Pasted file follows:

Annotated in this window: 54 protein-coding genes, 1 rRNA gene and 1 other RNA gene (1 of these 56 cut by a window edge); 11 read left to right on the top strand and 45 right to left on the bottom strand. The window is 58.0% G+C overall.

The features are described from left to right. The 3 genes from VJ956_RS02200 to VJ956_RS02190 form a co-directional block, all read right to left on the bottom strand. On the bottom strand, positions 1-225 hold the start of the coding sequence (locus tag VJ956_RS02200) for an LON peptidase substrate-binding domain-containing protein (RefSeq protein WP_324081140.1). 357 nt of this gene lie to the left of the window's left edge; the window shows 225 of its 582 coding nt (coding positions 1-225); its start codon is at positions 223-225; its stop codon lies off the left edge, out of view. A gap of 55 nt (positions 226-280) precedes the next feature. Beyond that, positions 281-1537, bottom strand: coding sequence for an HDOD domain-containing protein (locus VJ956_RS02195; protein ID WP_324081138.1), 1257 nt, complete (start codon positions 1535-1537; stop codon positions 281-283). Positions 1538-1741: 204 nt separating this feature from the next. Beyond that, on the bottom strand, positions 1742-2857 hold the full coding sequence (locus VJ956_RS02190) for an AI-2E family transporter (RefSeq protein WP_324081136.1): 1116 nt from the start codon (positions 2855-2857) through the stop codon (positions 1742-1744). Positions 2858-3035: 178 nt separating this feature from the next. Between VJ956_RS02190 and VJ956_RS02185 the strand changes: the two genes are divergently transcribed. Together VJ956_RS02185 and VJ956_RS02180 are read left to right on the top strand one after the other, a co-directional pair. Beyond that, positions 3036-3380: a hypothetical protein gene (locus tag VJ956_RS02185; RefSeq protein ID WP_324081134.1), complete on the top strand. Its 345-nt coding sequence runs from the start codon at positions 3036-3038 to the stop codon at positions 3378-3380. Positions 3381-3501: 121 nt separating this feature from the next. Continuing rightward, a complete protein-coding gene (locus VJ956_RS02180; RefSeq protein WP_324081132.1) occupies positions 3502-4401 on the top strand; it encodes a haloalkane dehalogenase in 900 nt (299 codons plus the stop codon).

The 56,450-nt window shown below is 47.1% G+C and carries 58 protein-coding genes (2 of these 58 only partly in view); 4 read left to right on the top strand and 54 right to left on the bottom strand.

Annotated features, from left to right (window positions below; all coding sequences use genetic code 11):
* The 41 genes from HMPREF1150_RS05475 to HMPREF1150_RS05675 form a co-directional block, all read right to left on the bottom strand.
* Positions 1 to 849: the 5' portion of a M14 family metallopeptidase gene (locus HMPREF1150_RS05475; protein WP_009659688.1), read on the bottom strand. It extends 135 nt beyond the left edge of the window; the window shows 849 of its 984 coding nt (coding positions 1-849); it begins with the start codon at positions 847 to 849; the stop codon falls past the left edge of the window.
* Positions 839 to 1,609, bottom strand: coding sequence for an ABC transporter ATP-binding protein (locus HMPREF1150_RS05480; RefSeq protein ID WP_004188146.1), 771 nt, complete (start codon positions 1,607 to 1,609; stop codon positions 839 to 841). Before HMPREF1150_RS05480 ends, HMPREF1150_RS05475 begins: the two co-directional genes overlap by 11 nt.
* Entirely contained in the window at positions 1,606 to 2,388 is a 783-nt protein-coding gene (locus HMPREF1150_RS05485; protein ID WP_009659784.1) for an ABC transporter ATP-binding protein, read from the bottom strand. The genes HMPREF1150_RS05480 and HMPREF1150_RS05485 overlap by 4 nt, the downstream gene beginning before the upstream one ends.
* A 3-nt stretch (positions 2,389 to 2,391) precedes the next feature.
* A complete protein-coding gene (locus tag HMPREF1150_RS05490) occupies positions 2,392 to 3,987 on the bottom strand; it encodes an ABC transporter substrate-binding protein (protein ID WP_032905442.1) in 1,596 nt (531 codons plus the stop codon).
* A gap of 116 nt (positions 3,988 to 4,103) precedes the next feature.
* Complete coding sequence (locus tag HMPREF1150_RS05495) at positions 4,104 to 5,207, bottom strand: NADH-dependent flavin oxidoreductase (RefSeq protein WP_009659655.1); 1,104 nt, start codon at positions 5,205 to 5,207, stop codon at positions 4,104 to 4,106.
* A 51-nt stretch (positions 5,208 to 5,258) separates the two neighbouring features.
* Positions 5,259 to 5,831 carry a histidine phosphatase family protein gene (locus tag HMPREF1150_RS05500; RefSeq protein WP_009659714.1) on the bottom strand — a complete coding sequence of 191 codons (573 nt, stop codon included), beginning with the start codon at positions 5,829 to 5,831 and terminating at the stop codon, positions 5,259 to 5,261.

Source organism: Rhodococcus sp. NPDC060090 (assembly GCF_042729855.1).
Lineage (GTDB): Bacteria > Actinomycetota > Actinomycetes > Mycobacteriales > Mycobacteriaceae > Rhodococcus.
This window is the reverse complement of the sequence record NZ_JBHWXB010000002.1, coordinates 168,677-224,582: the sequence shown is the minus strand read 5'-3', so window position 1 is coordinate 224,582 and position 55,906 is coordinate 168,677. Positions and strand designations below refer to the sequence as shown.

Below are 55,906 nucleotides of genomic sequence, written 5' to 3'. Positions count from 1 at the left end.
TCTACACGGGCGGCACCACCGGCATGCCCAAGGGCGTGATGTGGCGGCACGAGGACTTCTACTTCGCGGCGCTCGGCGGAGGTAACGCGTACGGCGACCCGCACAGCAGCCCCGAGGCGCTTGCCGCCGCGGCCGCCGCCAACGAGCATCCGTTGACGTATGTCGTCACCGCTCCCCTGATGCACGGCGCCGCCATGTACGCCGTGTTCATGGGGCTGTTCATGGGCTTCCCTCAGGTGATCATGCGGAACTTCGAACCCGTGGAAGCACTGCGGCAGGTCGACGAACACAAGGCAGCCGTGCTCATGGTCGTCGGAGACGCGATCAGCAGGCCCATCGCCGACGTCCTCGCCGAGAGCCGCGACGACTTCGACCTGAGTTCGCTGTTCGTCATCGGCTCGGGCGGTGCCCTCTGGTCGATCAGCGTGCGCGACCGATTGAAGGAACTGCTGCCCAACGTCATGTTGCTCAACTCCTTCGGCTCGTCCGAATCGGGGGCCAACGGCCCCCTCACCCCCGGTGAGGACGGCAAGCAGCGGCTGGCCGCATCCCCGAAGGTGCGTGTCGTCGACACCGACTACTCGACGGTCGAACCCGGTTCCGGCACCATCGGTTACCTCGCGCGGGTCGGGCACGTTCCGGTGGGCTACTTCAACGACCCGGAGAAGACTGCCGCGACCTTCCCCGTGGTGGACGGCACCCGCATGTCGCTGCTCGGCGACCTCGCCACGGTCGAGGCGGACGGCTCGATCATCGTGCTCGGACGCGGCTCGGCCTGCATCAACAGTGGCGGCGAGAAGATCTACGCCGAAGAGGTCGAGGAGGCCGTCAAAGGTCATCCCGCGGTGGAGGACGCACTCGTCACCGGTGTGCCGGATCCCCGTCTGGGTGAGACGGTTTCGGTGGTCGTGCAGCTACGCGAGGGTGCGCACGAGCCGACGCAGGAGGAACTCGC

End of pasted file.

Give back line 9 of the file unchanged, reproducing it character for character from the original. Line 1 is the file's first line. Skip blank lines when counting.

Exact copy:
* A 3-nt stretch (positions 2,389 to 2,391) precedes the next feature.